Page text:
Lighthouse Investigation

 

What is a Lighthouse?

A lighthouse is s building that was made to guide ships. The most important part of a lighthouse is the light that it casts at night. Almost everything else at the lighthouse is designed to help keep the light as bright and visible as possible.

Sometimes lighthouses guide ships to a port or harbor. Other times they guide ships away from a hazard. Sometimes they do both.

At night, lighthouses guide ships with their light. Mariners can tell what light they are seeing by its characteristic.

During the day, lighthouses guide ships with a day mark. A lighthouse’s day mark is simply its size, shape and colour.

Where do we find them in Victoria?

Have you ever… ever seen a lighthouse like this?

Click on this picture link to read about Splitpoint Lighthouse.

 

Read more about the lighthouse by following this picture link.

Students of 4A, I would like you to write me a comment about the lighthouse. You may like to answer one of the following questions:

How do you find your way safely when travelling?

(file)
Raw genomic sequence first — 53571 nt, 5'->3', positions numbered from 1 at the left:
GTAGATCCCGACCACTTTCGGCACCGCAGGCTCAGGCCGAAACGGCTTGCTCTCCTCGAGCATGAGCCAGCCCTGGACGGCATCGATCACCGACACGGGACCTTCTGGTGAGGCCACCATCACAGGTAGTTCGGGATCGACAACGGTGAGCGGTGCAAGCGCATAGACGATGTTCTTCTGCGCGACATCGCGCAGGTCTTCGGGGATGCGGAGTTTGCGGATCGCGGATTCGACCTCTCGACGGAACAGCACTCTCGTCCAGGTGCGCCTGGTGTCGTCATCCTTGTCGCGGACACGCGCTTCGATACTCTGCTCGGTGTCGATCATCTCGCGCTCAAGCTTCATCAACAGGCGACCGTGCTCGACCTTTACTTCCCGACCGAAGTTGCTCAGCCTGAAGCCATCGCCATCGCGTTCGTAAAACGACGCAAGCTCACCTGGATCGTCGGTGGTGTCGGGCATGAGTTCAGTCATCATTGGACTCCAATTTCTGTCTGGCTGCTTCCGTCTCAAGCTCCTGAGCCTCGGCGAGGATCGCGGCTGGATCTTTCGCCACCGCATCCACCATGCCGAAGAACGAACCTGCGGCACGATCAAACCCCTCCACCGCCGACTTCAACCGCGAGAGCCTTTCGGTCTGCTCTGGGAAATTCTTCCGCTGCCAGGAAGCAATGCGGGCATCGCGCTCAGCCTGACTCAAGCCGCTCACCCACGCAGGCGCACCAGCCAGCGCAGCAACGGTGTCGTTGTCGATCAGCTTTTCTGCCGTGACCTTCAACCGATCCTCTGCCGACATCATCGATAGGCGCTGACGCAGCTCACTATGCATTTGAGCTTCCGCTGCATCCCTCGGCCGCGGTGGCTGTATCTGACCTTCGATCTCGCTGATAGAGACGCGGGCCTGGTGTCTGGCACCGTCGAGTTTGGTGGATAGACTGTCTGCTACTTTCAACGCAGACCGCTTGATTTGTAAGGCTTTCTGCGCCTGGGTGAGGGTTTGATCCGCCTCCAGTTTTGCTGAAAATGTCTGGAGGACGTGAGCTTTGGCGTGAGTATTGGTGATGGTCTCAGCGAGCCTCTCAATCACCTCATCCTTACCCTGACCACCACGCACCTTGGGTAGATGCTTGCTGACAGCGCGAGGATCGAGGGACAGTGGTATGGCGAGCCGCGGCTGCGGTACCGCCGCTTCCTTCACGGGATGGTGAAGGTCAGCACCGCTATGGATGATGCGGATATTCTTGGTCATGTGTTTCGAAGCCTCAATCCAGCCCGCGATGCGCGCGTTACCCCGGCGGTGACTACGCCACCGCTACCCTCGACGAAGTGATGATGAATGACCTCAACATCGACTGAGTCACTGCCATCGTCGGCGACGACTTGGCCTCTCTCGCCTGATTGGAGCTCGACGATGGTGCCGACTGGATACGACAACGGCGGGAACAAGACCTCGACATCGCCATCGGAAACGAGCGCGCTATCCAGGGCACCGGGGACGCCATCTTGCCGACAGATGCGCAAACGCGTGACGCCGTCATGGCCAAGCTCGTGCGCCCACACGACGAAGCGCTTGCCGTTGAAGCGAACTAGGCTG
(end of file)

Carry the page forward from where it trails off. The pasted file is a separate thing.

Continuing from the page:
What about travelling at sea?

How do sailors know if there are dangerous rocks sticking up?

Do you know any lighthouses? Where are they?

Do all lighthouses look the same?

Does the light from a lighthouse shine continuously?

How does a lighthouse tell you where you are (as well as warning you of land/danger)?

How did lighthouses work long ago?

Do you know any stories about lighthouses?

Remember to follow our quality commenting guidelines which you can find again  here.

I look forward to reading your comments.

 

Splitpoint Lighthouse

Have you ever, ever felt like this?

Strange things happen when you’re going round the twist!

Last week we visited Splitpoint Lighthouse which features in Paul Jennings’ stories, “Round The Twist”.

How did you feel climbing all those stairs?

How would you describe how it felt to be at the top, looking down to the ground and out to sea?

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